Your car’s catalytic converter is in charge of safely removing emissions gasses from the atmosphere. The car might fail an emissions inspection if it isn’t operating as it should. Most of the time, replacing the catalytic converter is the only choice. But how much does it cost to replace the catalytic converter?
A catalytic converter is a device that almost everyone who knows anything about vehicles has heard of. But the majority of people are unaware of what they do or how much it would cost to replace them. They are both an essential component of your car’s exhaust system and a significant financial outlay.
What are their prices, then, and why are they so expensive? If the sad circumstance arises where you must replace your catalytic converter, we will provide you with all the information you need.
Even junk automobiles have some worth; however, the exact value of your car depends on a variety of circumstances.
What Is a Catalytic Converter?
The catalytic converter is a component of the exhaust system of your automobile. Although it is made of diverse materials, it has a muffler-like appearance.
A special honeycomb-like structure that houses catalyst particles that mix with the exhaust gasses is found inside the catalytic converter. Platinum, palladium, and rhodium are some of these possible particles.
The emissions system in your automobile treats the exhaust gasses your engine generates before releasing them into the environment.
A crucial component of this procedure is the catalytic converter. There may be one or more catalytic converters in your automobile. They include priceless metals that function as catalysts, chemically combining with exhaust gasses and extreme heat to eliminate harmful pollutants from the exhaust.
The high expense of replacing the catalytic converter is due to these valuable metals, which are also occasionally targeted for theft.
The performance of your catalytic converter is also monitored by your car, and if required, the amount of gasoline poured into the engine can be changed.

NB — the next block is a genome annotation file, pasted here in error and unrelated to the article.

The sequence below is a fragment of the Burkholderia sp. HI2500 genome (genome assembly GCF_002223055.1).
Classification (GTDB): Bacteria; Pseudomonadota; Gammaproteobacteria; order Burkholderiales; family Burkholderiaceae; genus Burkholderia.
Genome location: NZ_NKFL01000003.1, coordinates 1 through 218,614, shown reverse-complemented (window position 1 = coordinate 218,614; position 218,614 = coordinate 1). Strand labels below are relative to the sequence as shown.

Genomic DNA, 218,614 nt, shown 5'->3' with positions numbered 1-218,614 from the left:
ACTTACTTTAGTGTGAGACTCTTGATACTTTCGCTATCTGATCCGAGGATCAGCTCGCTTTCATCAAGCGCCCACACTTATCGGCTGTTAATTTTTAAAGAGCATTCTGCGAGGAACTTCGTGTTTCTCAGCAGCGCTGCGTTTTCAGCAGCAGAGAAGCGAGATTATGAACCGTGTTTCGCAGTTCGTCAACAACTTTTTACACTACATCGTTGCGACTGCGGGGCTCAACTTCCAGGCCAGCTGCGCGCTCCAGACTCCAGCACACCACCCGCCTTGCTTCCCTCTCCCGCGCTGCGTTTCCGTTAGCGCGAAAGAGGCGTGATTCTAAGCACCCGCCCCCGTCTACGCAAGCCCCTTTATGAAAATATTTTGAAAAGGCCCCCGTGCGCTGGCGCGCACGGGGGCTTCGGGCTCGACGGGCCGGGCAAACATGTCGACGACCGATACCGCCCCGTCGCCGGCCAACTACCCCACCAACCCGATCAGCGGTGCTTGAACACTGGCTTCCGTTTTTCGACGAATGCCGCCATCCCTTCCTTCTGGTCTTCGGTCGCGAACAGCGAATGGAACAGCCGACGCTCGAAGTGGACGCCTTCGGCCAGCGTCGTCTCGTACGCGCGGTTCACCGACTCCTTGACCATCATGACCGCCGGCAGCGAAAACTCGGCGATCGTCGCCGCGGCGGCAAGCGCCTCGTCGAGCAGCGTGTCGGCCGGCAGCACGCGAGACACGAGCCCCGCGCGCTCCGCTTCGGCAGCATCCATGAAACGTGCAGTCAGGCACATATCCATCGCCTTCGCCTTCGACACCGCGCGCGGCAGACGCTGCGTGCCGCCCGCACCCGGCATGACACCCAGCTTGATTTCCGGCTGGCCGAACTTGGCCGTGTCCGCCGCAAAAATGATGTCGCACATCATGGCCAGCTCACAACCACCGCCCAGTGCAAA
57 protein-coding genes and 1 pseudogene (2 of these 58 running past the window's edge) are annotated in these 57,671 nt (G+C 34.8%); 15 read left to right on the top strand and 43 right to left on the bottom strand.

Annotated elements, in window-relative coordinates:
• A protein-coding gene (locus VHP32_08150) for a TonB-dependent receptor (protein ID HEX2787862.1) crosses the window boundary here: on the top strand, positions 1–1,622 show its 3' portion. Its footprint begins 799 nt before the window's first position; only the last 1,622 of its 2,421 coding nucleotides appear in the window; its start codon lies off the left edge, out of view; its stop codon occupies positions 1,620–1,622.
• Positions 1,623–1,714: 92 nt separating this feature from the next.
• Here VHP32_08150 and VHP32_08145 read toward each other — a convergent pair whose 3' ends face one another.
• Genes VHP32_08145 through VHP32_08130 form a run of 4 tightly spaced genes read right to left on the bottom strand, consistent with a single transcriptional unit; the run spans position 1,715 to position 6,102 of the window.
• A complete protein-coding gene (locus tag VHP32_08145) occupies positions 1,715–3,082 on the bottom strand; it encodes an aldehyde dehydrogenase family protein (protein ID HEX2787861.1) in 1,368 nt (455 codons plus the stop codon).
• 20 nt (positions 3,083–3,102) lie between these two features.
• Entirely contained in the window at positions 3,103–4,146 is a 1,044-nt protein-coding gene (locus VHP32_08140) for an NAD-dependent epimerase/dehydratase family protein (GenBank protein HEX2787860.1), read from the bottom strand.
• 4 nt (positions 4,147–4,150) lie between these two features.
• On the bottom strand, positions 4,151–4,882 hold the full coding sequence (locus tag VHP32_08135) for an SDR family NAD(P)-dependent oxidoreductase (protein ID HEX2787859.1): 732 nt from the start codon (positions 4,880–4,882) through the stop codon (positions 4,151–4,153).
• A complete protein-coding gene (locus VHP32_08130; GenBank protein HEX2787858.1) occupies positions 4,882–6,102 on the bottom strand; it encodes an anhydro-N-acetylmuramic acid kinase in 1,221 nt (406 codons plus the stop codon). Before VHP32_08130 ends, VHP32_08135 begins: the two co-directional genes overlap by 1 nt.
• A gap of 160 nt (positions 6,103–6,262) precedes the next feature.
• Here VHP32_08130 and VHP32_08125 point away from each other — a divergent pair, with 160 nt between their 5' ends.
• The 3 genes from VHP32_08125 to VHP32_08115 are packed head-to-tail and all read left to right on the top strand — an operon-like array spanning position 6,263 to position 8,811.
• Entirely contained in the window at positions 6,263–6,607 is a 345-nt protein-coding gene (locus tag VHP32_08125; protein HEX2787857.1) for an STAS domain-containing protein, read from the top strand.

The amount of gas in the exhaust system may be measured using oxygen sensors in your car. After the catalytic converter, these sensors are found inside the exhaust pipe.
In this manner, your automobile can determine whether the converter is functioning properly. You could have oxygen sensors both before and after the converter in some circumstances.
A few cars also feature several catalytic converters. This is particularly valid for high-performance vehicles that force a significant amount of exhaust gas via their exhaust systems.
How Does a Catalytic Converter Work?
Catalytic converter designs are often rather straightforward. No complicated computer technology or moving parts are utilized.
Particles of a catalyst made of platinum, palladium, and rhodium are coated on a ceramic honeycomb component found within catalytic converters.
When the engine of the automobile is running, exhaust gasses go through the catalytic converter, where three dangerous substances such as hydrocarbons, carbon monoxide, and nitrogen oxides are heated up and undergo a chemical reaction with the catalyst that produces less dangerous pollutants.
What Leads to a Catalytic Converter Failure?
Catalytic converters typically last the whole life of the car, although there are certain exceptions. Your catalytic converter can malfunction if coolant, oil, or unburned gasoline enters it; if it sustains external damage; or even if it just wears out. Some of the reasons for a failing catalytic converter include the following: